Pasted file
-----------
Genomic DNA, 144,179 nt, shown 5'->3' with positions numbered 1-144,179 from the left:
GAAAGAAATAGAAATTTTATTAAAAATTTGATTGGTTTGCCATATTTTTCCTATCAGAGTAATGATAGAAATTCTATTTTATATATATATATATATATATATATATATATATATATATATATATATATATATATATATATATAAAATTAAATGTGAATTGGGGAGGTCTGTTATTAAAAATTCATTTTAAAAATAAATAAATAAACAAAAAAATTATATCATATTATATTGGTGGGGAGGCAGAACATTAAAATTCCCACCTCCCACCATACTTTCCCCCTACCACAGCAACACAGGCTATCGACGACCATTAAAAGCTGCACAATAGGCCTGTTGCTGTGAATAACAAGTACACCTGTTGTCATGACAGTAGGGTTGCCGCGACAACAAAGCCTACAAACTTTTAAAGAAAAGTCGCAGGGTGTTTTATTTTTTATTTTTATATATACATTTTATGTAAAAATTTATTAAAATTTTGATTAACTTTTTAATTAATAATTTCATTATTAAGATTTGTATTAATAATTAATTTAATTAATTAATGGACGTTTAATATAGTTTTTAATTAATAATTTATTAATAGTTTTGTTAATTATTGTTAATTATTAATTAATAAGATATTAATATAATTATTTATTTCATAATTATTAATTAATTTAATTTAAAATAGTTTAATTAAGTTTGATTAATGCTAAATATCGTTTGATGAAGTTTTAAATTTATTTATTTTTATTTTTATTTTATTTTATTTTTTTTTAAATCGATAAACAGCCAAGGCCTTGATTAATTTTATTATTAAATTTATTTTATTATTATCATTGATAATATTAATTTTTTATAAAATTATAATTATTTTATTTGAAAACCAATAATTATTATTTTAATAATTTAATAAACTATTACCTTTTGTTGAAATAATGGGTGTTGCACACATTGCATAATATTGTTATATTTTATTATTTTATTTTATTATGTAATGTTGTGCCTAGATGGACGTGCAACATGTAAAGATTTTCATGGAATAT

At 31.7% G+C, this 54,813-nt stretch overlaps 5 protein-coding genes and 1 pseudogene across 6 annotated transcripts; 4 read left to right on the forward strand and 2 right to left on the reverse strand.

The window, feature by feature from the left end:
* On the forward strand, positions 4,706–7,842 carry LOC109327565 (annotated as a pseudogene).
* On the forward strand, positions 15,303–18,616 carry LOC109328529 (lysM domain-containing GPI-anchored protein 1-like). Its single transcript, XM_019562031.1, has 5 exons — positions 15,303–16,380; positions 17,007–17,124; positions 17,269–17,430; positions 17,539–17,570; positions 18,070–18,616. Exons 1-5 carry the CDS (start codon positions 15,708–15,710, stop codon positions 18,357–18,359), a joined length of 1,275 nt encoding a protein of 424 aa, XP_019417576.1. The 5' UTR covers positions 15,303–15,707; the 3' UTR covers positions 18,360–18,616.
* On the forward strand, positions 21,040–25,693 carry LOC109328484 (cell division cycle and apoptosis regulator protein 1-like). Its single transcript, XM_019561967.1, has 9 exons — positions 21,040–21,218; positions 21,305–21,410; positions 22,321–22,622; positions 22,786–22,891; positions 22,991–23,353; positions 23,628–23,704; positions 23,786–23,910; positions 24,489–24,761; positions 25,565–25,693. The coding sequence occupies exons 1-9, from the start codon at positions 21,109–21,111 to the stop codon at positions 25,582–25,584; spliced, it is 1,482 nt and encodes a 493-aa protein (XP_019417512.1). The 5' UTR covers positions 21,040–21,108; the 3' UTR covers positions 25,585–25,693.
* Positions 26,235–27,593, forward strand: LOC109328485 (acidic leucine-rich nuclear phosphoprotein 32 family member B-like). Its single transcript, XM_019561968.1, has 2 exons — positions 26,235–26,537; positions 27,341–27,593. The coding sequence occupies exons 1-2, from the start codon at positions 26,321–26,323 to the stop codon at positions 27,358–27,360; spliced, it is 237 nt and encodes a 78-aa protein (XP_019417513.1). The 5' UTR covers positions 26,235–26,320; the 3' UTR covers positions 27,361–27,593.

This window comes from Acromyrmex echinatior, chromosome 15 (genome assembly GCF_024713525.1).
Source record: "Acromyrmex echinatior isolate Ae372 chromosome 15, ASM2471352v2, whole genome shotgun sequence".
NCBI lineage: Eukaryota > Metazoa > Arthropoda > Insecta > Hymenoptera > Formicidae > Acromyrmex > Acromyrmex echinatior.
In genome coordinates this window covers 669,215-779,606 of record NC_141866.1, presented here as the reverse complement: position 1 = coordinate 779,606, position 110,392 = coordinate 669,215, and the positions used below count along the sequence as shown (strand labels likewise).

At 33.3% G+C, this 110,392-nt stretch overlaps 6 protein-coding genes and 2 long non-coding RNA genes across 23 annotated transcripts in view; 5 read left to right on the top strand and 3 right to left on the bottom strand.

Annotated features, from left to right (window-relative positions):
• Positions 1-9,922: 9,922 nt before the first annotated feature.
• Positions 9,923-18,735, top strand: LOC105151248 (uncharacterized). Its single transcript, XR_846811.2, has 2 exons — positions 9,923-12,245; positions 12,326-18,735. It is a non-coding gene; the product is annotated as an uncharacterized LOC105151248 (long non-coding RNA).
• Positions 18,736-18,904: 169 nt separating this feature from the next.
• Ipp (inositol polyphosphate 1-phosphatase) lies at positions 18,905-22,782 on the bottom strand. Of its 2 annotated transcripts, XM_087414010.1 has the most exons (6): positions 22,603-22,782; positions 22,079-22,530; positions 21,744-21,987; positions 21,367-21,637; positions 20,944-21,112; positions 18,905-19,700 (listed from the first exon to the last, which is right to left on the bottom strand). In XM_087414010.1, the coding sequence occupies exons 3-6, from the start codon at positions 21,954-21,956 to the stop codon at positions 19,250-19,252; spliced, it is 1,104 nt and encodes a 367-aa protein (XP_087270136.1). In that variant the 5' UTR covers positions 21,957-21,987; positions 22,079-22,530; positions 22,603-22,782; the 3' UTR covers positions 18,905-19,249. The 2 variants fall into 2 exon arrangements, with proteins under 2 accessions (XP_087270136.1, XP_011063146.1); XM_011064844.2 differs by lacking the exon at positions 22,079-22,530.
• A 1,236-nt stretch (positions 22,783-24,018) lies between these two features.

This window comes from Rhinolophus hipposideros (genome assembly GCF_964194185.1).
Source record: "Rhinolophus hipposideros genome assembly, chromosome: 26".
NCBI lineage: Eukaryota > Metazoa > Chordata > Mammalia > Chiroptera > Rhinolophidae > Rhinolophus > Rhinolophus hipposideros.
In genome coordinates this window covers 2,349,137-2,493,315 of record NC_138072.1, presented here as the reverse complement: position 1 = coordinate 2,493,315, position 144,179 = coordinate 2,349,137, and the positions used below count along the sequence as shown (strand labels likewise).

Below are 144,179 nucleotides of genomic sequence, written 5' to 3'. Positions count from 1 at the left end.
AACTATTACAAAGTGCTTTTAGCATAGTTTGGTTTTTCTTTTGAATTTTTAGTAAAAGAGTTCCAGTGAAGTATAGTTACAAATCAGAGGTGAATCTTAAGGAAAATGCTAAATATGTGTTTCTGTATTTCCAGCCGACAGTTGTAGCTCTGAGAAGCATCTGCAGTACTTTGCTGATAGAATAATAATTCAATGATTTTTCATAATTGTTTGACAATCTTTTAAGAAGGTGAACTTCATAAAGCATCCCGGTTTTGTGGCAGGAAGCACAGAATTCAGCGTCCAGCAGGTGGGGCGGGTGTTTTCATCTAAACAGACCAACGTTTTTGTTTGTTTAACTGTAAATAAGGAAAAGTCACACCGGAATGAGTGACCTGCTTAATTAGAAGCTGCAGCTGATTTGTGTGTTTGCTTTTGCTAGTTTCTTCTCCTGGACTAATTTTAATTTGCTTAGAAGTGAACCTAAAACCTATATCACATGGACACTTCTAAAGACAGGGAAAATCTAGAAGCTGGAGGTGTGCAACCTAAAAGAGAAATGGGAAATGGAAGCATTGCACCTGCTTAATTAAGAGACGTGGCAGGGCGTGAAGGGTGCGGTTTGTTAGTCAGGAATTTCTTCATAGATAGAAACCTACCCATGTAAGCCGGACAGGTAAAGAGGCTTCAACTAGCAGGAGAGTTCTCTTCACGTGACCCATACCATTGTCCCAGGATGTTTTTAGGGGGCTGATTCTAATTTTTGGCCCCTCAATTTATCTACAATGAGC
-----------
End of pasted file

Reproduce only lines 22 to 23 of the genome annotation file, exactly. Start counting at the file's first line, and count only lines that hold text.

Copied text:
NCBI lineage: Eukaryota > Metazoa > Chordata > Mammalia > Chiroptera > Rhinolophidae > Rhinolophus > Rhinolophus hipposideros.
In genome coordinates this window covers 2,349,137-2,493,315 of record NC_138072.1, presented here as the reverse complement: position 1 = coordinate 2,493,315, position 144,179 = coordinate 2,349,137, and the positions used below count along the sequence as shown (strand labels likewise).